Knowing Your Cyber Battlespace: Why Domain Awareness is Critical to Keeping Your Business Thriving in the Current Cyber Environment

Dec 30, 2020

Knowing Your Cyber Battlespace: Why Domain Awareness is Critical to Keeping Your Business Thriving in the Current Cyber Environment Image
By Mark Spangler, Wednesday, December 30th, 2020:

There is an actual war being waged every day against your company and its data.  Your very corporate existence may be at risk from a wide spectrum of cyber actors. These could include disgruntled insiders, careless employees, criminal groups, hacktivists, and even hostile nation-state units.  The target is your intellectual property, financial information, and/or holding your data/systems hostage.  On this digital battlefield, it is critical for companies of all sizes to understand what digital assets they possess, how those assets are configured, and how those systems and processes are being safeguarded.  Operating in this environment may seem a truly daunting task for many organizations.  Yet, effective risk management of your cyber domain demands intimate and ongoing domain awareness.  This domain awareness, above all, remains a foundational element in managing overall corporate risk. 

Where to Start:

Very few IT or Cyber managers ever get the luxury of building their IT systems from new.   Most inherit an “evolved architecture,” one that often begs the question of whether intelligent design was involved in its construction.  Yet, managers must have absolute domain awareness to make informed judgments regarding important resourcing and risk decisions required of today’s managers.  Without domain awareness, investments in protection are not based on fact.  This ignorance of their cyber landscape becomes a dangerous and irresponsible condition for cyber managers.  It can be at this precise point where the cyber manager takes a turn from being a business asset to one of a cost center, spending the organization’s resources without a solid foundation of awareness. Investment decisions must clearly show how it provides a return on investment and how that investment supports the organization’s overall risk management goals.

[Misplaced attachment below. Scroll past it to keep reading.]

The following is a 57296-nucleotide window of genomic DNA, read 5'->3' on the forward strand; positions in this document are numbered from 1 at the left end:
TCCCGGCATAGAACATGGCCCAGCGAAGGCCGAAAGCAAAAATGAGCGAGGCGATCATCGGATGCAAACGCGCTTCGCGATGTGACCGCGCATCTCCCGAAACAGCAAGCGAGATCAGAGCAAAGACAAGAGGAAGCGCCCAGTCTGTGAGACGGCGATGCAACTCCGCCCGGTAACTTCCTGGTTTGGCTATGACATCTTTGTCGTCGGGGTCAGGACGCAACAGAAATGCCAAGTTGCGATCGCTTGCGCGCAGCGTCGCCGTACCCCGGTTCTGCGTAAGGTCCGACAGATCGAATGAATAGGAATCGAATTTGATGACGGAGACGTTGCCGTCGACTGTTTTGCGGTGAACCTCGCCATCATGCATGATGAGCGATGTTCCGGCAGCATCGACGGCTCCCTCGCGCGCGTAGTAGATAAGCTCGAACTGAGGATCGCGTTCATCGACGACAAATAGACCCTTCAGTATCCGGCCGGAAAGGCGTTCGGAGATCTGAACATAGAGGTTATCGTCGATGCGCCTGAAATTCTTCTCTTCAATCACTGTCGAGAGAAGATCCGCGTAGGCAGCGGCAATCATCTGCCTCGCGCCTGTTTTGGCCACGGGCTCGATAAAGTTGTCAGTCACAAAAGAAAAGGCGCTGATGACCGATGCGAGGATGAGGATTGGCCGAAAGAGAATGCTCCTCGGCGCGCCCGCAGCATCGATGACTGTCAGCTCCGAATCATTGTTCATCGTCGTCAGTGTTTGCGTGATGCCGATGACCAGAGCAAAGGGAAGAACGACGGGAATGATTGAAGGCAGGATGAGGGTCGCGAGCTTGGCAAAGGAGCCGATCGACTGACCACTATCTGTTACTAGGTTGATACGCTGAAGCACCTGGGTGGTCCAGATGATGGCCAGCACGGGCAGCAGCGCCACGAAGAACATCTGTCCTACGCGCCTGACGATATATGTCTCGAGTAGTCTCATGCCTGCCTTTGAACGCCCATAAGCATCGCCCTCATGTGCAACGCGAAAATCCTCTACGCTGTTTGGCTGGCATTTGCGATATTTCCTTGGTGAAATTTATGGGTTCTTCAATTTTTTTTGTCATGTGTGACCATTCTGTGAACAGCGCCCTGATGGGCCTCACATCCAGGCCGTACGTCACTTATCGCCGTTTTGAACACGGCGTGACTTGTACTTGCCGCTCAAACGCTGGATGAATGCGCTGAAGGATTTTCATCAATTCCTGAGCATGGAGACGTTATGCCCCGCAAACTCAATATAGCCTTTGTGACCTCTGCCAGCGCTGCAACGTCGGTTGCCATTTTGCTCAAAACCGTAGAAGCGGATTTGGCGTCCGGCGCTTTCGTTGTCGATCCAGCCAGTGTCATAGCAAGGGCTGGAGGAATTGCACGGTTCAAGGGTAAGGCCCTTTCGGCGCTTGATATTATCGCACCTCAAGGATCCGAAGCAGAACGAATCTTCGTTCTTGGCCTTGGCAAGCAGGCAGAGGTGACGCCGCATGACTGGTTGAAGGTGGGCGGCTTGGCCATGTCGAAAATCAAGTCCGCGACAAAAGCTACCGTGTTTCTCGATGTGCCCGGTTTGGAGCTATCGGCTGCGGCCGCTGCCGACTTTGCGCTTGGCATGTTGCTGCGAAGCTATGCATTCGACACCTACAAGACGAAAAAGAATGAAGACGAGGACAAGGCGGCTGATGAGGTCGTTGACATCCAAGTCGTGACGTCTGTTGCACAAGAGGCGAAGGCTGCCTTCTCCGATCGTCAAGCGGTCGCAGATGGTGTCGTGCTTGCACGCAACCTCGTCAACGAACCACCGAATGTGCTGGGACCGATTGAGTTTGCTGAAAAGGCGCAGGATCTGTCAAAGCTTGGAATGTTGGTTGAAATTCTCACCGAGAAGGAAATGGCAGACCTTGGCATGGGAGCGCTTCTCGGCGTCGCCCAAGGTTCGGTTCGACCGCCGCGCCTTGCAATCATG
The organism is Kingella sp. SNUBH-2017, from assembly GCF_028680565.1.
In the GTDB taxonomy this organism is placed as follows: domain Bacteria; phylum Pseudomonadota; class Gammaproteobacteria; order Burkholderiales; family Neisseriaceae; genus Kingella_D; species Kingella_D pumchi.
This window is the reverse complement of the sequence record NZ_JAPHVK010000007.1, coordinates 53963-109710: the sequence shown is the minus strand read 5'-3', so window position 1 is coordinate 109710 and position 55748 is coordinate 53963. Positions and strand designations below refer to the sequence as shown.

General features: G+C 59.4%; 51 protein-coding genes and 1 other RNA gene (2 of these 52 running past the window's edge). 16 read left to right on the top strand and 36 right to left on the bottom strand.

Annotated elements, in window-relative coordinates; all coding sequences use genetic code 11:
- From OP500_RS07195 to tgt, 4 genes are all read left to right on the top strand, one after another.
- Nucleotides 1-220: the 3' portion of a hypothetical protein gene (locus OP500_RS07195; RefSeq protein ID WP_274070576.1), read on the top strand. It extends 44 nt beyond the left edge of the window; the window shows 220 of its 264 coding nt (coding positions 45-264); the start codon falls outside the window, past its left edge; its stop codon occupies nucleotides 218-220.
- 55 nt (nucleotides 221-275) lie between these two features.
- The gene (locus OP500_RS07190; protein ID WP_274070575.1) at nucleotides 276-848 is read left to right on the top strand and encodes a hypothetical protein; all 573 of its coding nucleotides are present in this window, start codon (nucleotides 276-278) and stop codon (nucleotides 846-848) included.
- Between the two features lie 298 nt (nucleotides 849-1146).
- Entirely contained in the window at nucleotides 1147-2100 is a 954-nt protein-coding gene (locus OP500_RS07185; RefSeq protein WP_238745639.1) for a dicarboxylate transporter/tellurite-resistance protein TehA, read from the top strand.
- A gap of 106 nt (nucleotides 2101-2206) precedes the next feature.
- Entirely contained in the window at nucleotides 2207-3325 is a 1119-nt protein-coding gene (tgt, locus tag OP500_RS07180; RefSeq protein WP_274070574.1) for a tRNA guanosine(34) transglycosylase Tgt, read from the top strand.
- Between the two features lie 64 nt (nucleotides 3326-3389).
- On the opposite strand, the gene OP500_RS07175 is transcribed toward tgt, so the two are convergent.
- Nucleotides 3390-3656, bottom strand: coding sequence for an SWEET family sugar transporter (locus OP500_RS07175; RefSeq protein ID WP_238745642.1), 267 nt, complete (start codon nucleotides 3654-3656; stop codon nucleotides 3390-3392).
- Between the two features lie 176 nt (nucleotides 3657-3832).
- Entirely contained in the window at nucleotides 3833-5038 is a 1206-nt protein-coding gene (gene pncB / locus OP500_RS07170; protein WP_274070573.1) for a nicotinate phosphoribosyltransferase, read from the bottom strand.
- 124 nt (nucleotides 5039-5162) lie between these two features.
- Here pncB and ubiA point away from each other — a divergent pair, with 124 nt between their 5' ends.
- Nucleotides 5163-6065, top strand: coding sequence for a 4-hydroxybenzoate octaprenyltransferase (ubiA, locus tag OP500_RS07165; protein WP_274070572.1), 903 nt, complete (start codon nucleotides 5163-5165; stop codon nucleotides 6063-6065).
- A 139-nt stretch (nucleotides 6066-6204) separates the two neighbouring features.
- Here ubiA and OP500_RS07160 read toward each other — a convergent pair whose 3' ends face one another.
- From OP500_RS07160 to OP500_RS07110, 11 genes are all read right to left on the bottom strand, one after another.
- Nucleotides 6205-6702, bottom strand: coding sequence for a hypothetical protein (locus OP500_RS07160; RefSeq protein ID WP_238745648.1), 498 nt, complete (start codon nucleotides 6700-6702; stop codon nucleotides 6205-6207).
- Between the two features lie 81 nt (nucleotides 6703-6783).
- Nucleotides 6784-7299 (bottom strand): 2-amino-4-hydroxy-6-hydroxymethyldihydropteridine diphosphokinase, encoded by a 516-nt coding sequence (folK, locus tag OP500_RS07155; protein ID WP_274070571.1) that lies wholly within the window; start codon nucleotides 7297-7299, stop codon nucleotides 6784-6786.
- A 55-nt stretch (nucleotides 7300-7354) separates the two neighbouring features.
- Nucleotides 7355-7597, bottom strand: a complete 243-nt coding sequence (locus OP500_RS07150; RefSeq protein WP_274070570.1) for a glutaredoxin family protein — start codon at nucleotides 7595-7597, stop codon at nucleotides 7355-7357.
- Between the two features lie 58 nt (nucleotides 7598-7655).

Asset Management: 

Whether your IT domain is extensive or consists of just a few routers and laptops, asset management is the critical foundation to begin management of your digital domain.   There are many ways to achieve an accurate picture of your organization’s cyber environment.  At present, there is an abundance of network tools that can provide both hardware and software asset inventory.  The challenge for many organizations is making the commitment required to maintain asset management over the long term.  This is the point at which many organizations falter.  Without a significant organizational commitment to asset management, the simple unmanaged addition of a laptop, workstation, or server can serve to destroy your organization’s domain awareness.

Configuration Management:

After your organization has established a foundation of asset management (i.e., you now know what your domain consists of), it is important to understand how those assets are configured and interact.  Understanding what ports, protocols, and services are enabled must be a part of your domain awareness.  Knowing how devices are configured, what devices are permitted to execute specific services is imperative.   Knowing which devices have permission to exchange data, inside and outside your network, are critically important components of your organization’s domain awareness.  This awareness also extends to what software versions and updates are being run on your devices.    This configuration data provides an important picture of your domain’s inner workings and how your domain interacts with the outside world.

Laying the Foundation:

Asset and Configuration Management are certainly not a cure-all for the diverse and ever-changing set of threats encountered in today’s cyber domain.  However, these two basic and vital IT hygiene factors do build a required foundation within any domain to begin fact-based decision making.  Without these two critical elements in place, the decision to purchase and deploy cyber tools is premature and ill-advised.  Beginning fact-based decision-making in concert with your organization’s risk management program can begin your journey toward cybersecurity as a strategic business advantage. 

About Secuvant:

Located in Salt Lake City, Utah, Secuvant is a global leader in integrated cyber threat analytics and risk advisory services, built on a value system of client focus, integrity, accountability, execution, and teamwork. Secuvant’s mission is to provide clients with a Clear Path Forward in their pursuit of establishing an acceptable security risk posture. Secuvant’s success is built upon strict adherence to its values, a functioning world-class advisory board, the unique combination of cybersecurity expertise and industry / vertical specialization, and a team of experts that repeatedly deliver best-in-class managed and advisory cybersecurity and risk services. Secuvant understands Cyber Risk is Business Risk™ and uses methodologies and metrics aimed at minimizing business risk. Services include, but are not limited to, Security Gap and Risk Assessments, Risk Program Management, Executive and Board Cyber Advisory, Penetration Testing, Security Monitoring, Managed Detection and Response and Incident Response services. To learn more, visit www.secuvant.com.